Mike Connolly

Moreton Bay Specialist

Mike is a long-time resident of the south-side of Brisbane, former tournament angler and occasional fishing writer. Being retired he spends a lot of time fishing the waters near his home not only for snapper, but for all manner of other species from whiting to tuna.

Mike’s Tips For Moreton Bay Topwater Snapper

  • Snapper quite often move into very shallow water from 0.5 to 2m deep when there is bait there to feed on. They don’t often feed on the surface, but when they do it can be on for young and old. You need to be prepared and know what to look for so you can respond when you’re on the water and an opportunity arises.
  • The small anchovies that are a favourite food source in Moreton Bay will often move into shallow water, especially pre-dawn and dawn. When this happens, watch for large, distinctive boils behind the bait that signal either snapper or large bream. Unlike the slashing surface disruption caused by tuna, bonito, mackerel, tailor or trevally, the snapper will boil without breaking the surface. Baitfish sprays are a good sign that snapper may be on the prowl.
  • Casting a small, walk the dog style stickbait into areas where boils are visible can result in quality snapper simply by working it quickly across the surface. Surface lures can be the only option at these times because thew water can be too shallow to work more traditional snapper lures.
  • When the fish are in super shallow water (<1m) it’s not uncommon to get fish of around 55cm and can be sight fished. It can be successful to work surface lures where the water depth is up to 2m.
  • Times when you find fringing reef with 1-2m of water on top and dropping off into 4-5m with blue jellyfish blown onto the reef can be very productive with a topwater lure. If you’re observant you’ll see plenty of jellyfish that are missing parts as a result of snapper bites.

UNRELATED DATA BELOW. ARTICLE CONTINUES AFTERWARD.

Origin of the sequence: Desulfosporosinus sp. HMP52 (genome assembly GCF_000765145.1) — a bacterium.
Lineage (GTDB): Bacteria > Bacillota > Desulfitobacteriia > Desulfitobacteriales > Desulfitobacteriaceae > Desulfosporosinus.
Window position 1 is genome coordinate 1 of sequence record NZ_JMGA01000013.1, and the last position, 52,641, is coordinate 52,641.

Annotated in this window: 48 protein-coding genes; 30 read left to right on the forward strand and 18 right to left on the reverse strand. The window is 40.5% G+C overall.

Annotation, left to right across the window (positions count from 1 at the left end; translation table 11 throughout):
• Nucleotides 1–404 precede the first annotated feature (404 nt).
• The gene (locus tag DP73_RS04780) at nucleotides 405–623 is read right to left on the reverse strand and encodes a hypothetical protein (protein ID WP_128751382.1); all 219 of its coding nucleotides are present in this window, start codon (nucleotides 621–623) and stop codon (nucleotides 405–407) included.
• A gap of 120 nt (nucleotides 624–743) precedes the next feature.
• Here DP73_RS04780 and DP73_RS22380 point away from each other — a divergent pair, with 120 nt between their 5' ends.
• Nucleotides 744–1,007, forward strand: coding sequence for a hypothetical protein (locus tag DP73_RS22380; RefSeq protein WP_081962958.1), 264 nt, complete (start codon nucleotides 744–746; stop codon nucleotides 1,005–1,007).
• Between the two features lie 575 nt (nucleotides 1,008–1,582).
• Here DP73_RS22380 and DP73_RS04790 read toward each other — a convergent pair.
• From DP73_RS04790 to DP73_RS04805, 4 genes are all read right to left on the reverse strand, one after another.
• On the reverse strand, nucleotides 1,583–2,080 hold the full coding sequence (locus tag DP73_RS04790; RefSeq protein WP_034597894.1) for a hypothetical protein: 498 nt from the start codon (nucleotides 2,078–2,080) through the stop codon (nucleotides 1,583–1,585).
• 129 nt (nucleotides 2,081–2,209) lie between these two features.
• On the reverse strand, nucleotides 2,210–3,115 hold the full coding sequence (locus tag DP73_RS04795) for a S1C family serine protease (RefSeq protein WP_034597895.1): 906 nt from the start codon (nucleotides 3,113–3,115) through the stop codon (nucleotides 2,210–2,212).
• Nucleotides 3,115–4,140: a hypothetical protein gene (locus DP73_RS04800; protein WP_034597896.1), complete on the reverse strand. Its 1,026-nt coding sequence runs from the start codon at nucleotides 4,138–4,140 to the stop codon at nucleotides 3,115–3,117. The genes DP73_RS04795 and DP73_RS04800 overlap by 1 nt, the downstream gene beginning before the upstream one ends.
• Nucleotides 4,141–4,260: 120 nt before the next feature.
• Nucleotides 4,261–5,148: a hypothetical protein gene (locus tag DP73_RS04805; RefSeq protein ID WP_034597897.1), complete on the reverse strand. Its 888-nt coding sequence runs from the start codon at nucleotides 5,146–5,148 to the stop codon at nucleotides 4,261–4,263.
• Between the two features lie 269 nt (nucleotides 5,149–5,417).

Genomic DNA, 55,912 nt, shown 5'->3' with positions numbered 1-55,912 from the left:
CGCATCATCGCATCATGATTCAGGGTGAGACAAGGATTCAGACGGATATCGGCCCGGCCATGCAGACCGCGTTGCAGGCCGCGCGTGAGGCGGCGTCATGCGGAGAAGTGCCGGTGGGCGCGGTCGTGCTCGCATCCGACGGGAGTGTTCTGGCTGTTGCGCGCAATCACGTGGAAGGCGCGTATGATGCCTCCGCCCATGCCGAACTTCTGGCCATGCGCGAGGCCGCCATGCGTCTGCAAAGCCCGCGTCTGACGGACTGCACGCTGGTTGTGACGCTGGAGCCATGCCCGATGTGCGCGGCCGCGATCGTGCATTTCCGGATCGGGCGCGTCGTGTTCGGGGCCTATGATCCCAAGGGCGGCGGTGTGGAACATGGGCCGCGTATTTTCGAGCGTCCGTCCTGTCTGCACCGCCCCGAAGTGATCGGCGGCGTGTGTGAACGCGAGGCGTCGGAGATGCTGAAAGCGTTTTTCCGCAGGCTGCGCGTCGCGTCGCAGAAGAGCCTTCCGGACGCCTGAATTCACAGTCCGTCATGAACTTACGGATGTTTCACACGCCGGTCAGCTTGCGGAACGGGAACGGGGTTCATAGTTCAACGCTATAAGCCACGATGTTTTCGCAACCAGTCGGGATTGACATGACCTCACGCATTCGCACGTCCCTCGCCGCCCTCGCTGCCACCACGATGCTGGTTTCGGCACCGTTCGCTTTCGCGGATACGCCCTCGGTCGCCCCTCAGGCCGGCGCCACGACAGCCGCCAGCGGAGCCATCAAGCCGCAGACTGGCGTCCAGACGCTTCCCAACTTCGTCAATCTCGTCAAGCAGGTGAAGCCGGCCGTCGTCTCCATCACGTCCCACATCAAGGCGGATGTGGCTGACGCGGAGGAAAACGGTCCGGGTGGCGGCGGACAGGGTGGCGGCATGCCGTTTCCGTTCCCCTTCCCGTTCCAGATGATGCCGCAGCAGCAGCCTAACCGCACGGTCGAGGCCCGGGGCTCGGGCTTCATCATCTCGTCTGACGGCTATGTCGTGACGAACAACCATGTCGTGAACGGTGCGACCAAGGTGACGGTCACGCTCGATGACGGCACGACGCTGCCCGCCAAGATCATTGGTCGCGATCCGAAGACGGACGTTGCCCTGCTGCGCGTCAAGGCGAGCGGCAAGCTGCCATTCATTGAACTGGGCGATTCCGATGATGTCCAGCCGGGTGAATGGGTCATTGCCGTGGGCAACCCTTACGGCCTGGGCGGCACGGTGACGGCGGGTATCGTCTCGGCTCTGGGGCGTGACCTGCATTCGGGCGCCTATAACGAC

• The last three hours of the runout tide can be an awesome to target snapper, as the water is running back off the fringing reefs and bringing baitfish and other food items back to the drop off where the snapper are waiting.
  • When fishing shallow the sharks are not too much of a problem, allowing the angler to fish a bit lighter without losing the fish – or at least the back half of it.
  • On a clear day, the best opportunity is from an hour or so before sunrise until an hour or so just after sunrise. On cloudy, overcast days the bite period can be significantly longer. 5-8 knots of wind is about perfect, more than 10 knots is getting too strong. Glassed out days tend not to be so productive and might require a detour out to some deeper water.
  • It’s important that there is some water movement, the fishing tends to be pretty quiet on the slack tides.

Mike’s Snapper Fishing Tackle

  • 15lb braid and a leader of anywhere from 8-14 lb fluorocarbon is enough to be able to stop the fish of a lifetime but not so heavy as to prevent the small, finely balanced stickbaits from working.
  • A 2500 Daiwa Exists are Mike’s preferred reel for their smooth drag (you’ll need to use a heavy drag for this style of fishing). He couples these with a 2-4kg, 7 foot fast action graphite rods, such as an Edge or a Loomis.

Mike’s Lures For Moreton Snapper Fishing

  • A 65mm Sammy in Ghost Shrimp colour is a great option when the snapper are creating boils in shallow water. It’s important to remove the factory fitted and upgrade to a robust single hook. By working the lure briskly and without pauses you will filter out the bycatch and catch almost exclusively snapper. Similar styles of lure (eg Sugapens or Slippery Dogs)
  • When fishing plastics beneath the surface Mike will use a ¼ oz head and a 4-5” Baby Bass style split tail plastic. Look for places where there are signs of bait, usually on the lee sides of the structure.
  • A floating bibbed lure that gets down to 20 feet and with about an 80mm long body is great for working along the edges or down the fronts of reefs.

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